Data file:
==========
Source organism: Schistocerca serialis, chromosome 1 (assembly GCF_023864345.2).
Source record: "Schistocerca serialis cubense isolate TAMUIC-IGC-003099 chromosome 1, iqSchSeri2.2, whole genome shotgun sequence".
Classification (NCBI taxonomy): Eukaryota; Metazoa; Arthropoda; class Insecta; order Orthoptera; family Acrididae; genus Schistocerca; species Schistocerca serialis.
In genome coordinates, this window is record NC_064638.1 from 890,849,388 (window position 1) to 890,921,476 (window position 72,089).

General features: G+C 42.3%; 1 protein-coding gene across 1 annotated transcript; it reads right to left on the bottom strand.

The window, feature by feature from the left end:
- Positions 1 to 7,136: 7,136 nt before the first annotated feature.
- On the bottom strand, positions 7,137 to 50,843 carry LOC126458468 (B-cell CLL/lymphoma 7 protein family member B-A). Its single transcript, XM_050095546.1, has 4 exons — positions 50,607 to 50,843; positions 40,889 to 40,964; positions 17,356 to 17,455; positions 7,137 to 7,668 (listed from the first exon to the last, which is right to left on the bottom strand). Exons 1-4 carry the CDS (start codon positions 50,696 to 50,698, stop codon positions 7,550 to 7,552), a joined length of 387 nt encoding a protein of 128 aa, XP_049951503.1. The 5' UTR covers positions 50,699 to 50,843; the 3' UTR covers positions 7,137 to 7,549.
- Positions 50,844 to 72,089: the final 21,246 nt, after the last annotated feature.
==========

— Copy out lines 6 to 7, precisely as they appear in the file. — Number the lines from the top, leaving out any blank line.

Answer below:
The window, feature by feature from the left end:
- Positions 1 to 7,136: 7,136 nt before the first annotated feature.